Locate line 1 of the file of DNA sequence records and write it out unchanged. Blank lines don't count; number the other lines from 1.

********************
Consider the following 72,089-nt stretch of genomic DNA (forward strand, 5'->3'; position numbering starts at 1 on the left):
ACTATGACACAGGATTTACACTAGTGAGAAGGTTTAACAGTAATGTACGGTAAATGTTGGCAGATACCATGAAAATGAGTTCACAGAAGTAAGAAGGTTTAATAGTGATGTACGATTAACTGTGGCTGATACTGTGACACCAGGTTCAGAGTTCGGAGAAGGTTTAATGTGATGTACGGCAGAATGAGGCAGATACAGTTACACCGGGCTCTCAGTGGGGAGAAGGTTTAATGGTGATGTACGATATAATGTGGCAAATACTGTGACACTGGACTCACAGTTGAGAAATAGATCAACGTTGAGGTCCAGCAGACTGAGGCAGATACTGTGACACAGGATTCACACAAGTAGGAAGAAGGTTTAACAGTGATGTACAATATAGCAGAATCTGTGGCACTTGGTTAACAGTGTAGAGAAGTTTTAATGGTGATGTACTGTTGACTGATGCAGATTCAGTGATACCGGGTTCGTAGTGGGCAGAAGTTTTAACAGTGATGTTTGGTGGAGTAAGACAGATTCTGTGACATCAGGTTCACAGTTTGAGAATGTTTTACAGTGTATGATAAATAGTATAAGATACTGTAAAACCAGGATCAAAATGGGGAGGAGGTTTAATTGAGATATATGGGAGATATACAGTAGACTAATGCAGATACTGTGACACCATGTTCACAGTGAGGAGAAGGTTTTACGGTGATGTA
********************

Consider the following 72,089-nt stretch of genomic DNA (forward strand, 5'->3'; position numbering starts at 1 on the left):